Scleroderma, an autoimmune condition, is marked by thickening and hardening of the skin and various other tissues. It can either be localized, which mainly affects the skin and blood vessels, or systemic with damage to internal organs as well.
In most cases, patches of thickened or discolored skin are first signals of potential disease. Analyzing samples through a skin biopsy can help to establish an initial diagnosis of scleroderma.
What is a skin biopsy
A skin biopsy is a procedure where a sample of skin is taken directly from an affected site. Although the procedure causes a small wound, it is generally safe and has a quick recovery time. This skin sample is then analyzed in a laboratory to determine the cause of the symptoms.
Types of skin biopsy
There are various types of skin biopsy, which remove different amounts of skin:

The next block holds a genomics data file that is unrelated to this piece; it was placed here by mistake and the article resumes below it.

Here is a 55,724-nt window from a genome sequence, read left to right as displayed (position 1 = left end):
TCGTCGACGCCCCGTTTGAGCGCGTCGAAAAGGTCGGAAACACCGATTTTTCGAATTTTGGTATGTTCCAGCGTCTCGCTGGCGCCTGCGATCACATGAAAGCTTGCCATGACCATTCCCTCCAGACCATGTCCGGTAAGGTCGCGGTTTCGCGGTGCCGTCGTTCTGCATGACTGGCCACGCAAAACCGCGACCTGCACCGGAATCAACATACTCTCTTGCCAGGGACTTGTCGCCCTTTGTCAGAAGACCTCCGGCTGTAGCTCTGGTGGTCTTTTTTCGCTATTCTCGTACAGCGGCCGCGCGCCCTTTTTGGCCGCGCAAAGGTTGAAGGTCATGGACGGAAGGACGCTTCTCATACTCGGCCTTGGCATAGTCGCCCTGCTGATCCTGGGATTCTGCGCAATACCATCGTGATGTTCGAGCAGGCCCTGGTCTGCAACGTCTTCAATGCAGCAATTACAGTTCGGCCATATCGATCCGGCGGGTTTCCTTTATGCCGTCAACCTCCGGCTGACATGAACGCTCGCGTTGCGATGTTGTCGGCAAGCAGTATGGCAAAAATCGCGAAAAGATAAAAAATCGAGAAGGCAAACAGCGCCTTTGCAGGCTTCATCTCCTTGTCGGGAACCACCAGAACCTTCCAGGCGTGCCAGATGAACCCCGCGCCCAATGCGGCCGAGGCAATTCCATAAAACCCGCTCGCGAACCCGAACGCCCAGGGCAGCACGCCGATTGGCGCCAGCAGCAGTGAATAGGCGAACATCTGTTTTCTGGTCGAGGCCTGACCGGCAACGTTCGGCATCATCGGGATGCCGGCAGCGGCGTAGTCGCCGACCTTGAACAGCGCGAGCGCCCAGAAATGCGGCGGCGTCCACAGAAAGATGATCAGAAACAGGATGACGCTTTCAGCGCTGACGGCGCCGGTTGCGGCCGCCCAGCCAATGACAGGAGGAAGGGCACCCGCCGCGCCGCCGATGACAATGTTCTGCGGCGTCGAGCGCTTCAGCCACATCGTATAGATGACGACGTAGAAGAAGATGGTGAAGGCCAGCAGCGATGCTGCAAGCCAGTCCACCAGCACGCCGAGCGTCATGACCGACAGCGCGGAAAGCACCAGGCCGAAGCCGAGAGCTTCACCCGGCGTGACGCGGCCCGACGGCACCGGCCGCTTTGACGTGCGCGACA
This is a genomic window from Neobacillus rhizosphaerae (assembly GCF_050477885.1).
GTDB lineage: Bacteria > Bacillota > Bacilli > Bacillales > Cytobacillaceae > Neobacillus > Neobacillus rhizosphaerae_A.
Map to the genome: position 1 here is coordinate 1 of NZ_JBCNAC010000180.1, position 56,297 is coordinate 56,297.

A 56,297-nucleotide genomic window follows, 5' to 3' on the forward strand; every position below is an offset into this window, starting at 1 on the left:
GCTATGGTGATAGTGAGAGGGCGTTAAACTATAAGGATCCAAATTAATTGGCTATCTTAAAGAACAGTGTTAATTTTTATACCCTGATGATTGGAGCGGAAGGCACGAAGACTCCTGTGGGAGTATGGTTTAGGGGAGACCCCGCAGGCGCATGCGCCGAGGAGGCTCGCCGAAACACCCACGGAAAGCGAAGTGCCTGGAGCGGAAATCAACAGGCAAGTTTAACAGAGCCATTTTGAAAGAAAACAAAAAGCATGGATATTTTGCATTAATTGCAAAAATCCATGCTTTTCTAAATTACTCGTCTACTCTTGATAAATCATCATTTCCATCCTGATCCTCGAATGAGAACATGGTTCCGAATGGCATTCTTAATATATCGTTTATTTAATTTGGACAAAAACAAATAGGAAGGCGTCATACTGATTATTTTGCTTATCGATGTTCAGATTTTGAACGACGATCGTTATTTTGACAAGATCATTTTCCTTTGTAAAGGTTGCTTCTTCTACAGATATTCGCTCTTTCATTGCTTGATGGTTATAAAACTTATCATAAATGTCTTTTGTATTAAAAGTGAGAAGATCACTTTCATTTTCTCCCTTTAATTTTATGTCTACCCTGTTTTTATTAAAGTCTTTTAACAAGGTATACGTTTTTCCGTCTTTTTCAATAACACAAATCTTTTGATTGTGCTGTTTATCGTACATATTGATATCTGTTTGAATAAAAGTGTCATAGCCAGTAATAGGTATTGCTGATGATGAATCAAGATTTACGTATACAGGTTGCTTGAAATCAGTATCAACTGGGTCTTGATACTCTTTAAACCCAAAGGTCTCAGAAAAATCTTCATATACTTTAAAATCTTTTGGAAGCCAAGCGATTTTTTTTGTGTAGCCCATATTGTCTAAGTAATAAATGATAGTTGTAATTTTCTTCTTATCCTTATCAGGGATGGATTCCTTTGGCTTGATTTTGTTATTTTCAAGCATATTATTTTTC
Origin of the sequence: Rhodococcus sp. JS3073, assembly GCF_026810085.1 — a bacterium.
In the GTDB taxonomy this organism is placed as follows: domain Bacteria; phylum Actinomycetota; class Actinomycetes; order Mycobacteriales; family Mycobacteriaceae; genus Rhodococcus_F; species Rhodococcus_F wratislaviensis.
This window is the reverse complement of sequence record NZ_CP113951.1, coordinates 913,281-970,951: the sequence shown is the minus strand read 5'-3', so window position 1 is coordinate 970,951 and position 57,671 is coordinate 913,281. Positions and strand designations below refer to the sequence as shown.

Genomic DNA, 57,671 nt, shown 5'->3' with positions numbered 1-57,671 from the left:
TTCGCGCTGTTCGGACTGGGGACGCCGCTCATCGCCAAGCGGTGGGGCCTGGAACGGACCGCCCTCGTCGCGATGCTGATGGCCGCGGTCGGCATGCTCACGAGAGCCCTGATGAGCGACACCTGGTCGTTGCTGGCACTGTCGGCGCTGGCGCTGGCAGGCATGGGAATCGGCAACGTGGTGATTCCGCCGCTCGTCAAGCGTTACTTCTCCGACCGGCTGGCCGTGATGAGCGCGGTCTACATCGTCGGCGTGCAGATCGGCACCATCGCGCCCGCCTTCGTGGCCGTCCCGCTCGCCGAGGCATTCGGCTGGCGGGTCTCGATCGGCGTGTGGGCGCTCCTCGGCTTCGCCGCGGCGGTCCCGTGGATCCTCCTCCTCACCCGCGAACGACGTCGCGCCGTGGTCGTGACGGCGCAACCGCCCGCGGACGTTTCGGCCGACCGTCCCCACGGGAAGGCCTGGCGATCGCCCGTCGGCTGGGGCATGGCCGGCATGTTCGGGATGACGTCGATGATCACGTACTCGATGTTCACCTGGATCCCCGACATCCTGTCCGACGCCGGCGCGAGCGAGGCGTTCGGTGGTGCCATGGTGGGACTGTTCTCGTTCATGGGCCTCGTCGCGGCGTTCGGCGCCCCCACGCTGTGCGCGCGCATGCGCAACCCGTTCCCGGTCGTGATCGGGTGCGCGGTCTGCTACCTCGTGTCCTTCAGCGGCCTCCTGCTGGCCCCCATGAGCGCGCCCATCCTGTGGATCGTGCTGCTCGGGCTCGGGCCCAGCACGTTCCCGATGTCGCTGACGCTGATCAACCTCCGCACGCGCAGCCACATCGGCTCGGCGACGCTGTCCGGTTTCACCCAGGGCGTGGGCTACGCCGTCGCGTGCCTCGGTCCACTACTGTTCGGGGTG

- Shave biopsies remove only the top layer of the affected skin. Although bleeding may occur, the wound does not need much care.
- Incision biopsies require the affected area to be cut out, causing a larger wound. Stitches or other methods are used to close the wound, and the patient usually needs another doctor visit to make sure that the wound is healing properly and likely remove the stitches.
- Punch biopsies remove a circle of skin tissue, down to the first layer of fat beneath the skin. Though deeper than a shave biopsy, it is small and precise, and generally requires little care.
All biopsies are done using a local anesthetic, injected at the biopsy site to prevent pain. Recovery time is short and lasting damage is quite rare.
Skin biopsies for scleroderma
A punch biopsy is most likely if scleroderma is suspected. It can reveal the presence of calcium deposits under the skin, changes in skin blood vessels, and excessive collagen in thickened skin, all symptoms associated with scleroderma.
Still, a skin biopsy is limited to identifying the presence or absence of scleroderma. It cannot determine whether the patient’s scleroderma is localized to the skin, or systemic and present throughout the body. Other diagnostic tools or approaches are needed as a follow-up if the skin biopsy suggests scleroderma.
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